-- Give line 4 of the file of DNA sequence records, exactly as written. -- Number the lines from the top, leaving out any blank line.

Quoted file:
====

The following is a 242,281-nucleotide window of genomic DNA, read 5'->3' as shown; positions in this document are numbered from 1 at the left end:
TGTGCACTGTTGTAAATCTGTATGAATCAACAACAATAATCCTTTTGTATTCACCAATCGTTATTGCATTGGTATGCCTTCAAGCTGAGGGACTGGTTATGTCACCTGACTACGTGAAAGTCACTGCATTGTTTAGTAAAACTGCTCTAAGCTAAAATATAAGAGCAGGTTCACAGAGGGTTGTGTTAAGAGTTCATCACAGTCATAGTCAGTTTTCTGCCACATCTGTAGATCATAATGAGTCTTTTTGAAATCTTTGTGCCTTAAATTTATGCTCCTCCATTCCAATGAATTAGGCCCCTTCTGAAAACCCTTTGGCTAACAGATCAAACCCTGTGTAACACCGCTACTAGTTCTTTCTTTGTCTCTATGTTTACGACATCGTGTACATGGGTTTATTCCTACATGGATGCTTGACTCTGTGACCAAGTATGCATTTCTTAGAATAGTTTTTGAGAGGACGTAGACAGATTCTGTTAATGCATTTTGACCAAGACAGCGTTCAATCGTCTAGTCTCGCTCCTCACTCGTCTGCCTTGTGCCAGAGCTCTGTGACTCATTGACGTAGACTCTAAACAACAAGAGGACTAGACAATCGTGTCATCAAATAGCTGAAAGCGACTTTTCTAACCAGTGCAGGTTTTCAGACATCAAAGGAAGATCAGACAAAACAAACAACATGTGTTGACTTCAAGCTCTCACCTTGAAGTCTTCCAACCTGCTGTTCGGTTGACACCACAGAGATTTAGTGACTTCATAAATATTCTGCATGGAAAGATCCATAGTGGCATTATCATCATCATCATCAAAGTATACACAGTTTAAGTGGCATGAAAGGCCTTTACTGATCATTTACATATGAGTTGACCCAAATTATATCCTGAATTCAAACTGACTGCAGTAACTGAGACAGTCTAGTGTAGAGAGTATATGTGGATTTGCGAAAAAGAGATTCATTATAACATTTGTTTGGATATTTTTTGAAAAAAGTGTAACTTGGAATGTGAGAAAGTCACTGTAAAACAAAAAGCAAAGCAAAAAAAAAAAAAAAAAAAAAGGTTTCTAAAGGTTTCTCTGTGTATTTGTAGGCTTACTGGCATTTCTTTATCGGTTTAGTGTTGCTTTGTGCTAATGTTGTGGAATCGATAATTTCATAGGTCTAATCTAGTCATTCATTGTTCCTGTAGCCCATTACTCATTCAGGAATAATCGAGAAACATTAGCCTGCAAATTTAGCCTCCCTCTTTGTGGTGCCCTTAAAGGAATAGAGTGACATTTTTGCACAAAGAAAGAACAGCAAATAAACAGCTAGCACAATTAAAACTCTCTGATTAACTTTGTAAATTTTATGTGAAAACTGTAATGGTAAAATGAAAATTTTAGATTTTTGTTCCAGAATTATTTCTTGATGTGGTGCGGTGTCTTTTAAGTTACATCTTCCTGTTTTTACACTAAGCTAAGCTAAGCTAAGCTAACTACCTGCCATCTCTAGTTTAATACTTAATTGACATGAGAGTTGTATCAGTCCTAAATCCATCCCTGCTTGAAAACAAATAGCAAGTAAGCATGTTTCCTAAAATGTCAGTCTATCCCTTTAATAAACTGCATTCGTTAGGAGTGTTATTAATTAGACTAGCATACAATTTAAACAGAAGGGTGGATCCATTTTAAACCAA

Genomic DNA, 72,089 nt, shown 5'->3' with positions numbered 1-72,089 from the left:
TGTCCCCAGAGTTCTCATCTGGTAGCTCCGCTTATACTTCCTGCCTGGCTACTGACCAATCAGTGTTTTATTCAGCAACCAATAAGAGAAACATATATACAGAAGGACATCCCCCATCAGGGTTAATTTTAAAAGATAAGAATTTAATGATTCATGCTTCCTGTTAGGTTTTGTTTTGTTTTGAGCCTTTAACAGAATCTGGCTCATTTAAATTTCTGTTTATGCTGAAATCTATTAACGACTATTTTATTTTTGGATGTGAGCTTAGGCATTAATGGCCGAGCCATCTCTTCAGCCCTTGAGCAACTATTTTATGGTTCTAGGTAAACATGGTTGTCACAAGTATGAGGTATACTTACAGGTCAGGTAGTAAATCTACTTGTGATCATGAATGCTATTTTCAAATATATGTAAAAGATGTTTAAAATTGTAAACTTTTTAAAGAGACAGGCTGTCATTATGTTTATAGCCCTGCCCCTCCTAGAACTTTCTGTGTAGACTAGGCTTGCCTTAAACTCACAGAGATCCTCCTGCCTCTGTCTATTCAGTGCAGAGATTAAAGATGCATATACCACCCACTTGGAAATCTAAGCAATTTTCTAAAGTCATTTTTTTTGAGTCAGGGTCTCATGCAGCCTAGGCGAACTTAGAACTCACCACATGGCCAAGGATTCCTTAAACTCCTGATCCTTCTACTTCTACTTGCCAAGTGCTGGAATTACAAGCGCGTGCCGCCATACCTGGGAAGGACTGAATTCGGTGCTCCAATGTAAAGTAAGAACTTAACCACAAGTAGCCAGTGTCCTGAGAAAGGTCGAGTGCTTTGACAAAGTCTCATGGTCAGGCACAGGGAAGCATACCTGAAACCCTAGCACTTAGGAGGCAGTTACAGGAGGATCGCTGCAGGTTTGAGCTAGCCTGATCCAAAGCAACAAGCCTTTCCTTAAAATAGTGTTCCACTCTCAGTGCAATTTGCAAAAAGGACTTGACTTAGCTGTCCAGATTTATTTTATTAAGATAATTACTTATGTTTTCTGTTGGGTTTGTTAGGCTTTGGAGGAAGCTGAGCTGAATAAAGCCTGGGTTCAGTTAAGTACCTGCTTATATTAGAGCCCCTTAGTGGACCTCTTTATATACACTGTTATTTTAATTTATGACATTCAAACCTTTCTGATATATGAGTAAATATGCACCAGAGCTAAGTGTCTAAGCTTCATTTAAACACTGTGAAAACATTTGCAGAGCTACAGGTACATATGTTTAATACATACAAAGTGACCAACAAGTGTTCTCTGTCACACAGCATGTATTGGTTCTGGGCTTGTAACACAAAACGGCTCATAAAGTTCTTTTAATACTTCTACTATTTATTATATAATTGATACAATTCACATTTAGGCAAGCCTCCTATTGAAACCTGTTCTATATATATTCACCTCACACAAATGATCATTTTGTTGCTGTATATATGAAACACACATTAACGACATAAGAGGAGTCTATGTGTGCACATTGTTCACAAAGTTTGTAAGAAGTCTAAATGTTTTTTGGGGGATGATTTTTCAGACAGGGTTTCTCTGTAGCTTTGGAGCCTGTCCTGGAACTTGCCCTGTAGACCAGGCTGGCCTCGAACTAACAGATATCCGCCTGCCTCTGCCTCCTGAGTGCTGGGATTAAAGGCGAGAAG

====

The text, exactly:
TGTCCCCAGAGTTCTCATCTGGTAGCTCCGCTTATACTTCCTGCCTGGCTACTGACCAATCAGTGTTTTATTCAGCAACCAATAAGAGAAACATATATACAGAAGGACATCCCCCATCAGGGTTAATTTTAAAAGATAAGAATTTAATGATTCATGCTTCCTGTTAGGTTTTGTTTTGTTTTGAGCCTTTAACAGAATCTGGCTCATTTAAATTTCTGTTTATGCTGAAATCTATTAACGACTATTTTATTTTTGGATGTGAGCTTAGGCATTAATGGCCGAGCCATCTCTTCAGCCCTTGAGCAACTATTTTATGGTTCTAGGTAAACATGGTTGTCACAAGTATGAGGTATACTTACAGGTCAGGTAGTAAATCTACTTGTGATCATGAATGCTATTTTCAAATATATGTAAAAGATGTTTAAAATTGTAAACTTTTTAAAGAGACAGGCTGTCATTATGTTTATAGCCCTGCCCCTCCTAGAACTTTCTGTGTAGACTAGGCTTGCCTTAAACTCACAGAGATCCTCCTGCCTCTGTCTATTCAGTGCAGAGATTAAAGATGCATATACCACCCACTTGGAAATCTAAGCAATTTTCTAAAGTCATTTTTTTTGAGTCAGGGTCTCATGCAGCCTAGGCGAACTTAGAACTCACCACATGGCCAAGGATTCCTTAAACTCCTGATCCTTCTACTTCTACTTGCCAAGTGCTGGAATTACAAGCGCGTGCCGCCATACCTGGGAAGGACTGAATTCGGTGCTCCAATGTAAAGTAAGAACTTAACCACAAGTAGCCAGTGTCCTGAGAAAGGTCGAGTGCTTTGACAAAGTCTCATGGTCAGGCACAGGGAAGCATACCTGAAACCCTAGCACTTAGGAGGCAGTTACAGGAGGATCGCTGCAGGTTTGAGCTAGCCTGATCCAAAGCAACAAGCCTTTCCTTAAAATAGTGTTCCACTCTCAGTGCAATTTGCAAAAAGGACTTGACTTAGCTGTCCAGATTTATTTTATTAAGATAATTACTTATGTTTTCTGTTGGGTTTGTTAGGCTTTGGAGGAAGCTGAGCTGAATAAAGCCTGGGTTCAGTTAAGTACCTGCTTATATTAGAGCCCCTTAGTGGACCTCTTTATATACACTGTTATTTTAATTTATGACATTCAAACCTTTCTGATATATGAGTAAATATGCACCAGAGCTAAGTGTCTAAGCTTCATTTAAACACTGTGAAAACATTTGCAGAGCTACAGGTACATATGTTTAATACATACAAAGTGACCAACAAGTGTTCTCTGTCACACAGCATGTATTGGTTCTGGGCTTGTAACACAAAACGGCTCATAAAGTTCTTTTAATACTTCTACTATTTATTATATAATTGATACAATTCACATTTAGGCAAGCCTCCTATTGAAACCTGTTCTATATATATTCACCTCACACAAATGATCATTTTGTTGCTGTATATATGAAACACACATTAACGACATAAGAGGAGTCTATGTGTGCACATTGTTCACAAAGTTTGTAAGAAGTCTAAATGTTTTTTGGGGGATGATTTTTCAGACAGGGTTTCTCTGTAGCTTTGGAGCCTGTCCTGGAACTTGCCCTGTAGACCAGGCTGGCCTCGAACTAACAGATATCCGCCTGCCTCTGCCTCCTGAGTGCTGGGATTAAAGGCGAGAAG